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Saturday, 4 May, 2002, 18:54 GMT 19:54 UK
Analysis: Colombia's security crisis
FARC rebels
The army plans to use marines against the FARC rebels
Following the killing of some 60 civilians in the western Colombian province of Choco, the BBC's Jeremy McDermott in Medellin examines the chances of achieving security in a country where rival rebel groups outgun government forces.

With at least 60 people dead and 93 wounded, the people of Bojaya are the latest victims of the escalating war between Marxist rebels and right wing paramilitaries, with the Colombian military relegated to the role of spectator, unable to protect the civilian population from the rampaging illegal armies.

The community of Bojaya, set in the humid jungles of Choco on the Pacific seaboard, lives daily with the civil conflict that has wracked Colombia for 38 years.

This remote province, which has never had much state presence, has long been fought over by the rebels of the Revolutionary Armed Forces of Colombia (FARC), and the paramilitaries of the United Self Defence Forces of Colombia (AUC).

The prize is control of the River Atrato, which winds through the lush jungle and up to Panama and the Caribbean coast, and, more importantly, the traffic that passes up and down it: drugs, arms and contraband.

The paramilitaries have established a foothold in the town of Bojaya and it seems the FARC are determined to root them out.

Inaccurate weapons

The bomb that fell on the church was fired from a homemade guerrilla mortar - a device made of a cooking gas canister stuffed with a lethal explosive cocktail.

These bombs are notoriously inaccurate and it is still not clear whether the rebels were targeting another part of the town and misfired, or were deliberately intending to punish the townsfolk for having paramilitaries in their midst.

Colombian soldiers
The Colombian security forces are outgunned
But the inhabitants of the area and the Peoples Defender's Office said that this was just the latest atrocity in a series stretching back years, which the government and security forces have tried to ignore.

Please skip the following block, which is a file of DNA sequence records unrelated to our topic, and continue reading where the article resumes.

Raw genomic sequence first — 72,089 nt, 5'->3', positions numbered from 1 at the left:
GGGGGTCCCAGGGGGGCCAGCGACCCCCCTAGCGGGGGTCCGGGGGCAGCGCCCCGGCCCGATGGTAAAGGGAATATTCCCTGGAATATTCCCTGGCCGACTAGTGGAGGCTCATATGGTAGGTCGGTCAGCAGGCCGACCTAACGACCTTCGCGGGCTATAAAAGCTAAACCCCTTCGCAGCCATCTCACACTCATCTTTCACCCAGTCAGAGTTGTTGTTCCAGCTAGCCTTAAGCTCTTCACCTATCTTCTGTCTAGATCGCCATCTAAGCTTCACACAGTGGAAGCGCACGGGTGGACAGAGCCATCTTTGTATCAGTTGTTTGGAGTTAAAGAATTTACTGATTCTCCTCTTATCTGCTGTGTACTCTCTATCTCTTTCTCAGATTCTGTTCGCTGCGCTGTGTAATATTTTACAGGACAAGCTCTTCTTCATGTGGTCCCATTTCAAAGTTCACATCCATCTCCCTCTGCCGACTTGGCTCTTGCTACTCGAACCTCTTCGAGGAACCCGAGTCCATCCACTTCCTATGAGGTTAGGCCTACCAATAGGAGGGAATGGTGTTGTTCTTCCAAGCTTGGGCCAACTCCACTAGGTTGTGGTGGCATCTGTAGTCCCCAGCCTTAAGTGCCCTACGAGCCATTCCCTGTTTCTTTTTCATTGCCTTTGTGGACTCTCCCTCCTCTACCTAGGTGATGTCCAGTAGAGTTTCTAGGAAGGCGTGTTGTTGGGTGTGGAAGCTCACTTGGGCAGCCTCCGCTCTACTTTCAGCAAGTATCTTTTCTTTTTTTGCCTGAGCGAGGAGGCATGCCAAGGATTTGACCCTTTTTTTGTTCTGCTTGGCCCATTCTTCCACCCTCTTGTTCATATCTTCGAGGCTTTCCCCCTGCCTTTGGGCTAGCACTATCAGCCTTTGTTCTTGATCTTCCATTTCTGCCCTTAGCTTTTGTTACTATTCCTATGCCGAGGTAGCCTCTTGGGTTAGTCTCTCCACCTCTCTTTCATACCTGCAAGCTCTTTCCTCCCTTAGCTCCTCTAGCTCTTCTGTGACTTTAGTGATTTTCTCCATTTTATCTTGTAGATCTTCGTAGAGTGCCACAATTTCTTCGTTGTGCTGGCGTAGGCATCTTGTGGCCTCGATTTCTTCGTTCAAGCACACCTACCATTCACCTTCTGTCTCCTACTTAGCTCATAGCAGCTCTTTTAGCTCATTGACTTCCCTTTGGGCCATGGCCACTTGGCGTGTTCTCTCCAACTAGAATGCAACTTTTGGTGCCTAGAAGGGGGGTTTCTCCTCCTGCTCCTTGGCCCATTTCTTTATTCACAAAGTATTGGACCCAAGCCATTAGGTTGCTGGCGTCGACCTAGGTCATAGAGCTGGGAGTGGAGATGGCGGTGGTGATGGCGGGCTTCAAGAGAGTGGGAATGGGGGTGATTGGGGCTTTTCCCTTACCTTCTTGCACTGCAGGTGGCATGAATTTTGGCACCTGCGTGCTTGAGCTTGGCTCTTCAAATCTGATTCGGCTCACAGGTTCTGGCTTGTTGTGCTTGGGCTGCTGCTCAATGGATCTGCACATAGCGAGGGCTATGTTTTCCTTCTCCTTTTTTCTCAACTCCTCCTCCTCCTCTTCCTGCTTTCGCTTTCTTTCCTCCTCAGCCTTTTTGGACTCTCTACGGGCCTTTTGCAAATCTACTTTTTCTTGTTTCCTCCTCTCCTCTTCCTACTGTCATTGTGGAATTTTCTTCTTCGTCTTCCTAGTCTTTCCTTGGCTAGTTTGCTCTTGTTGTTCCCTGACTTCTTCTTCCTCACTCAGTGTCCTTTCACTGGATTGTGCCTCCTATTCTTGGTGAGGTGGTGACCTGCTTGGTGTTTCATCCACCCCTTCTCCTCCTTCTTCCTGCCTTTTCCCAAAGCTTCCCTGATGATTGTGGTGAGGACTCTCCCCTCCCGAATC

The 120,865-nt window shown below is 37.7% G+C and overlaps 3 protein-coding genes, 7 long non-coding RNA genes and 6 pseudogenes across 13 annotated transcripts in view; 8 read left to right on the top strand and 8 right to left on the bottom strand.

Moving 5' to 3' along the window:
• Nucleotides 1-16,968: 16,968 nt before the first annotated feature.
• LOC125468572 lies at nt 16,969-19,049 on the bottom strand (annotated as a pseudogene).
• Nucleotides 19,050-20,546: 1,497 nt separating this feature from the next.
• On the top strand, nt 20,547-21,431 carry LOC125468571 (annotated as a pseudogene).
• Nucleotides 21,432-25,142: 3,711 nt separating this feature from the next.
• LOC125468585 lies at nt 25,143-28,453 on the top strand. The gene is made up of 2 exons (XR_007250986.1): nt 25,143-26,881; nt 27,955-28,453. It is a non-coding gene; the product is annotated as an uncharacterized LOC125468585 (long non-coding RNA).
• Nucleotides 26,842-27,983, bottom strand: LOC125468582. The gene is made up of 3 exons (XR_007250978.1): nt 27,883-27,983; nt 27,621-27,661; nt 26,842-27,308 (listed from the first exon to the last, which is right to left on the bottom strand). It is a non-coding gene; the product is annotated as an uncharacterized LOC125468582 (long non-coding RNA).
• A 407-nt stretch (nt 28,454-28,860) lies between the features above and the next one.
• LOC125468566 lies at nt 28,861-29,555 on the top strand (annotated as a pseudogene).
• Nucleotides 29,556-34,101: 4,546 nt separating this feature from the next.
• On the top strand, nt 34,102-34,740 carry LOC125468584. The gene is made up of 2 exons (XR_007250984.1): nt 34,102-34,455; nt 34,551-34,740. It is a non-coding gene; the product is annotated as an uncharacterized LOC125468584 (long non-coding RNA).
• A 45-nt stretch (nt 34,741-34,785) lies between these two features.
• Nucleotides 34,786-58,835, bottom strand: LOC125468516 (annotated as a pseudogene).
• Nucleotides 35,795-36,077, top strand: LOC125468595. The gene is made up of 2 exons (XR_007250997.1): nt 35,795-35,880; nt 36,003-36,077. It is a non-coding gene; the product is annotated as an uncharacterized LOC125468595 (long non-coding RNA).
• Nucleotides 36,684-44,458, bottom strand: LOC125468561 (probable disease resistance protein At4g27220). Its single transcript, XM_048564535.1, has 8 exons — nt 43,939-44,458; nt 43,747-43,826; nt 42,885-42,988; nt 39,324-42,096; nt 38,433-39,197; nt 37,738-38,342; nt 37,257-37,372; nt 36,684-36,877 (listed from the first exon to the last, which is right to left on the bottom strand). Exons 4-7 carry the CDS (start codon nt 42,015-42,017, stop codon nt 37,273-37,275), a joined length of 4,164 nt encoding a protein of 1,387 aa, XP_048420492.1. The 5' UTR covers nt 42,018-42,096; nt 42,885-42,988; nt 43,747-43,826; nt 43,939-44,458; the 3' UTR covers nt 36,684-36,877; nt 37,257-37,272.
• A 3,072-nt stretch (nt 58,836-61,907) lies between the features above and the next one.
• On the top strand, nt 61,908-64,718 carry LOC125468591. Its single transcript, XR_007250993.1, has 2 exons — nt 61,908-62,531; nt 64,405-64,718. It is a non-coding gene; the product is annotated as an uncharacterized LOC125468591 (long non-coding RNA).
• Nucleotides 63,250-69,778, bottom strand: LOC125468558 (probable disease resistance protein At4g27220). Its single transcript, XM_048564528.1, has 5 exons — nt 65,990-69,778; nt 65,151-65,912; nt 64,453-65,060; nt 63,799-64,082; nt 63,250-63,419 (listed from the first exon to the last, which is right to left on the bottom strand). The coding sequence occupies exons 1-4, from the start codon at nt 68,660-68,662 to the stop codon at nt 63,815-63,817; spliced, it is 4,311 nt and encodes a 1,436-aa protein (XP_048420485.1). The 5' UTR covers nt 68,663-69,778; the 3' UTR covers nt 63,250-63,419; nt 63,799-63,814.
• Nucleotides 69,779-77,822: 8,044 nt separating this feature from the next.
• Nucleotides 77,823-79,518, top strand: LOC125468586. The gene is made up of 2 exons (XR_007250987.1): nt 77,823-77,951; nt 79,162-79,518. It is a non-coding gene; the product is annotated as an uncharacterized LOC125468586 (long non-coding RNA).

Choco is one of the poorest provinces in the country, and the majority of its population Black.

It therefore evokes little interest in the mercantile and political elite, predominantly white, that dominates the country.

This has made it a fertile recruiting ground for Marxist guerrillas and provoked the arrival of their sworn enemies the right wing death squads.

Mission impossible?

Prompted by public outrage, the security forces have put together a task force to go to Bojaya.

They plan to use marines, who will travel up by river, which will take several days, assuming that they can get past rebel control points along the waterway and break into the combat zone where hundreds of heavily armed adversaries flit in and out of the dense jungle they know intimately.

"It is not easy to move (into the area) because we don't know exactly what is happening," said the head of the police force, General Luis Ernesto Gilibert, after being questioned on the lack of security force activity.

But this struggle in Choco is only one stage where the guerrillas and right-wing paramilitaries are fighting their war to the death.

Police outnumbered

In the last few days, the two illegal armies clashed around the town of Barbacoas, in the southern province of Narino, leaving at least 35 dead, 20 of them FARC rebels, 10 paramilitaries and some five civilians.

Here there was the presence of security forces in the bunkered police station in the town, but the heavily armed policemen have not ventured out of their fortifications, outgunned and outnumbered by the Marxist rebels, leaving the populace at the mercy of the outlaw armies.

The exposure of the civilian population in more than 40% of the country contrasts with the confident talk of the armed forces, which insist they are stronger than ever before, flush with hundreds of millions of dollars of US military aid.

Yet the proud boasts of the generals carry little weight in these remote communities, where the only law is that enforced at rifle point by the rebels or the paramilitaries.

See also:

03 May 02 | Americas
Dozens killed in Colombia attack
27 Feb 02 | Americas
Bush denies Colombia military aid
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